The animals show no signs of staying away from urban areas
Another coyote sighting, 2020, near a suburban area was reported recently in Ohio. Coyotes are not native to the state of Ohio but are being spotted more frequently. Coyotes are highly adaptive animals and will go anywhere that there are solid food sources and places for shelter. They appear to be moving closer and closer to humans due to the destruction of their natural habitats. They are usually not aggressive towards humans unless they feel backed into a corner or threatened.
A proposed new regulation for designating coyotes under current fur-bearer animals may be put on hold (Jan. 2020). With the new regulations, the hunting and trapping of coyotes in Ohio would be limited to current fur-bearer seasons and reduce the ability of residents to trap and kill nuisance coyotes on their property. After concerns were made known to the ODNR, they decided to temporarily halt the passing of the new law. Some residents worried that this regulation would hinder their ability to protect their animals and land from the predatory animal.
Coyote spotted near Bay Village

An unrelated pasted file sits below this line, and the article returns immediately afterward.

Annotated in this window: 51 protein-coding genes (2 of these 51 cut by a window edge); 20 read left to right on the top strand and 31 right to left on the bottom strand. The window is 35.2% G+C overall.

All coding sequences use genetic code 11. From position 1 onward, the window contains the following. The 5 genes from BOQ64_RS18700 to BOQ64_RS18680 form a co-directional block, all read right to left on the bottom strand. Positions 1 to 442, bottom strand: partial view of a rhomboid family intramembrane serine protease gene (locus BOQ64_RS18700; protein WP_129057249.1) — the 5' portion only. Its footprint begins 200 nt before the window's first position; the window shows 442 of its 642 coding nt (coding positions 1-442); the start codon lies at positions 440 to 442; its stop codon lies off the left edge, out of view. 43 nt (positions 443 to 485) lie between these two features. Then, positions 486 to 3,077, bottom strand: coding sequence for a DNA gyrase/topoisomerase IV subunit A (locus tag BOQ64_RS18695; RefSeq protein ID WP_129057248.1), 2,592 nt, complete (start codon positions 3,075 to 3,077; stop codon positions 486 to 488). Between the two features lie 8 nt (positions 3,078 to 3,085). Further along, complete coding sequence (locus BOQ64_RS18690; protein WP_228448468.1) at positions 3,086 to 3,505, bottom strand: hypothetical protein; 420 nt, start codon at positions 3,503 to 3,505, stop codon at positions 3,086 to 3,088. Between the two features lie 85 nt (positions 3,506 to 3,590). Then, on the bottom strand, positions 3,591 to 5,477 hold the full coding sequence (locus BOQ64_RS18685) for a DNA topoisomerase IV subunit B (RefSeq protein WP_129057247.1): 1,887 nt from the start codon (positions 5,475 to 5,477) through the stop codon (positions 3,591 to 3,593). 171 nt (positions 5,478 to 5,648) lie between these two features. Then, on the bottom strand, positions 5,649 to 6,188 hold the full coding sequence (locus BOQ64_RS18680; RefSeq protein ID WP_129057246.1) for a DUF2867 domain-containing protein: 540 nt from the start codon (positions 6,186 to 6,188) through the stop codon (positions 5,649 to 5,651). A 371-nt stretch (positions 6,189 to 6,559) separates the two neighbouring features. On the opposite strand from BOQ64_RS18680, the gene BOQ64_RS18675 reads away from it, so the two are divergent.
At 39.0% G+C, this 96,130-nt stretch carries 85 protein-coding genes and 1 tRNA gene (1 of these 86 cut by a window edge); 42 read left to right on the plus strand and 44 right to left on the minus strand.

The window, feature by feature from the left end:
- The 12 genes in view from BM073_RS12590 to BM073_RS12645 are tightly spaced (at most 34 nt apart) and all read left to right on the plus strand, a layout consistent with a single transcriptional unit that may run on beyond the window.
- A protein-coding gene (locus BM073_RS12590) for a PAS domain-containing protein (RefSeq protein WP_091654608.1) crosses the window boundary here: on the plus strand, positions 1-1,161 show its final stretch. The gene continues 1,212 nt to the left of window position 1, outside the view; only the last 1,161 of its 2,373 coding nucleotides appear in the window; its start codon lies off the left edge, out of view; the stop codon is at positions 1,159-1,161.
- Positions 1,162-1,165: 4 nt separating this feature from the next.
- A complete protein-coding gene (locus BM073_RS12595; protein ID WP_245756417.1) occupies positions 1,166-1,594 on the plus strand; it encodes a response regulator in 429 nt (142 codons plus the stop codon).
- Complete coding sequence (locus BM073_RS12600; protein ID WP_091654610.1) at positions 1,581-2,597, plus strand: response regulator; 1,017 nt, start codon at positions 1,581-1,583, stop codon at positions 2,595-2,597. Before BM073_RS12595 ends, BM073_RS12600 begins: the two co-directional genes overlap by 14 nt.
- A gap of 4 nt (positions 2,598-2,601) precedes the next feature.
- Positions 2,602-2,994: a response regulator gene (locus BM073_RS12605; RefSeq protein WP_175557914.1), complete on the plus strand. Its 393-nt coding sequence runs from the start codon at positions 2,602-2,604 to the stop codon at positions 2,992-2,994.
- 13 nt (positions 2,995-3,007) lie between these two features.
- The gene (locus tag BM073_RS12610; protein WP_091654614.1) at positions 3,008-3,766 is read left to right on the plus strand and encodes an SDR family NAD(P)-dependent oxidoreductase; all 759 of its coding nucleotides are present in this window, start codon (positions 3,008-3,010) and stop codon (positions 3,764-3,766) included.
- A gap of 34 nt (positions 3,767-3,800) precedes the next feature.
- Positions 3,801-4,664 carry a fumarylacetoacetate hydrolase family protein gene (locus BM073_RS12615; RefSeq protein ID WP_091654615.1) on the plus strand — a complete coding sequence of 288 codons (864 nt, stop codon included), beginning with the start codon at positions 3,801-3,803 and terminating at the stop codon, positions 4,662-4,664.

While coyotes are not native to Ohio they have been seen frequently in the area. (this information sighting is from Jan 2020)
The Bay Village Police Department tells people to be aware of the presence of coyotes and always take necessary precautions.
“They’re not aggressive toward people unless cornered, so don’t corner one. If you see one and it doesn’t appear to be afraid of you, that’s not unusual. Since they live amongst people they have no fear of people,” said Bay Village police Lt. Calvin Holliday. Read more
Summary: Another coyote sighting near a suburban area was also reported 2020 in Ohio. Coyotes are not native to the state of Ohio but have been spotted more frequently in the past few years.
Proposed coyote trapping changes put on hold
Coyote predation can become a problem for a livestock operation, if so, it can be a vital issue that requires substantial measures to address. In this case, an Ohio Department of Natural Resources Division of Wildlife proposal to designated coyotes as furbearers gave rise to concerns from Ohio’s agriculture and trappers and hunters.
“There are a fair amount of hunters that don’t agree with it,” said Mike Rex, who sits on the Ohio Wildlife Council. “They see coyotes as vermin and not a fur-bearing animal like a fox, and they don’t think there should be any additional regulation.” Learn more
Summary: A proposed new regulation for designating coyotes under current fur-bearer animals may be put on hold. With the new regulations, the hunting and trapping of coyotes in Ohio would be limited to current fur-bearer seasons.
In many parts of North America, Coyotes are overabundant and the human-wildlife conflicts that occur are often and dangerous. This proposed change would limit farmers’ and homeowners’ ability to protect themselves. We need better wildlife management! https://t.co/b8jvhIloFI
— Truth About Fur (@TruthAboutFur) February 21, 2020